In other words a teacher, instructing a technician...
Sounds like the recipe for a personality clash to me.
We've all experienced teachers who know our job better than we do (allegedly)... some of them word it better than others.
Give the guy a chance. He's probably been praying for your arrival!
I would agree with those who say give it a week or two to see how things all work, what procedures are etc before going in and making changes. And, if at all possible, discuss it with the others before insisting upon it. As a tech I'd prefer to be asked "I'm thinking of changing the procedure to *this*, what do you think?" rather than told "We're doing it this way".
Personally I won't get snotty if I'm told what to do - ultimately the NM is my line manager and if he makes a reasonable request, I'm pretty much obliged to do it.
Of course, if the NM does ask me to do such a job, and there's a good reason - eg there's something else which needs to be done urgently, or I'm halfway through a job, I'll explain this and usually continue and do it later. But, ultimately, since the NM is in charge of the "team" it's for him to decide who does what - if this ends up upsetting teachers then so be it.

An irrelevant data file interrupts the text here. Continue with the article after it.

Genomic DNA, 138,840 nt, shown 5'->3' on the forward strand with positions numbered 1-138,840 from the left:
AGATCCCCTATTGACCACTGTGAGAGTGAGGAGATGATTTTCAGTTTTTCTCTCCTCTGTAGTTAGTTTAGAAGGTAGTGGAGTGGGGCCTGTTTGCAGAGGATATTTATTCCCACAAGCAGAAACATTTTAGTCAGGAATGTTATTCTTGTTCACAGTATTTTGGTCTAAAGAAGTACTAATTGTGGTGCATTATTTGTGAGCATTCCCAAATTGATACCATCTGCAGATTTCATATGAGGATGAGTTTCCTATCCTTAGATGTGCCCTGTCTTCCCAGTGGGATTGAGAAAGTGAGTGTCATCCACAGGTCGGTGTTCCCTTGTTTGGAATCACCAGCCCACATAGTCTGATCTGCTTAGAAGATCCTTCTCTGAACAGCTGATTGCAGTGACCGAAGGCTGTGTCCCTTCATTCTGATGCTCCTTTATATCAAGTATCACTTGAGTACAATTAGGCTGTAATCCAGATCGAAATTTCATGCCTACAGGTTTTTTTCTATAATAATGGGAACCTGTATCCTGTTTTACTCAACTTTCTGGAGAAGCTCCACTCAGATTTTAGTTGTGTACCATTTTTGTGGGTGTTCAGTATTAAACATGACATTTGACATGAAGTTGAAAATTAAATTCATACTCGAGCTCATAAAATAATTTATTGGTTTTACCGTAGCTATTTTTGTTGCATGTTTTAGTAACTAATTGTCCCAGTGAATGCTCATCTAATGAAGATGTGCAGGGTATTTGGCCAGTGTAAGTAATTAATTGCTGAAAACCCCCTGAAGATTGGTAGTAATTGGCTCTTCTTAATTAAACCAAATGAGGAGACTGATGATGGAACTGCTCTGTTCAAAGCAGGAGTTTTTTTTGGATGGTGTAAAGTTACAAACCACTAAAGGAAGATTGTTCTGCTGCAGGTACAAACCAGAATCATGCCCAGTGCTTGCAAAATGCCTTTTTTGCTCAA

Or even better: be understaffed, and alone - so there's no time to get stroppy and no one to get stroppy with!
Give them the old Glengarry Glen Ross speech
<Warning contains strong language>
YouTube - Glen Gary Glen Ross Monologue - Alec Baldwin
ABC - AIDA!Blake: We're adding a little something to this month's sales contest. As you all know, first prize is a Cadillac Eldorado. Anybody want to see second prize? Second prize is a set of steak knives. Third prize is you're fired.
Last edited by somabc; 23rd October 2008 at 01:32 PM.
Being an older kind of guy, and been managing technical stuff for a loooooonnnnnggggg time, I have developed a way of working that might help.
1) Allways treat the person you want to get to do something as you would like to be treated by your boss.
2) Listen if they have valuable feedback, and let them know that if they have a complaint they must allways have a solution to go a long with it. This gets rid of complaining for no good reason.
3) Ask then nicely once, ask them again (if they fail to do it the first time), and finally tell them, politely, but firmly.
If they don't do it after the telling, then look at addressing the behaviour (not the person) either using a quiet word in their shellike, or a more formal disciplinary approach, if the behaviour continues.
Hope this helps. Rick
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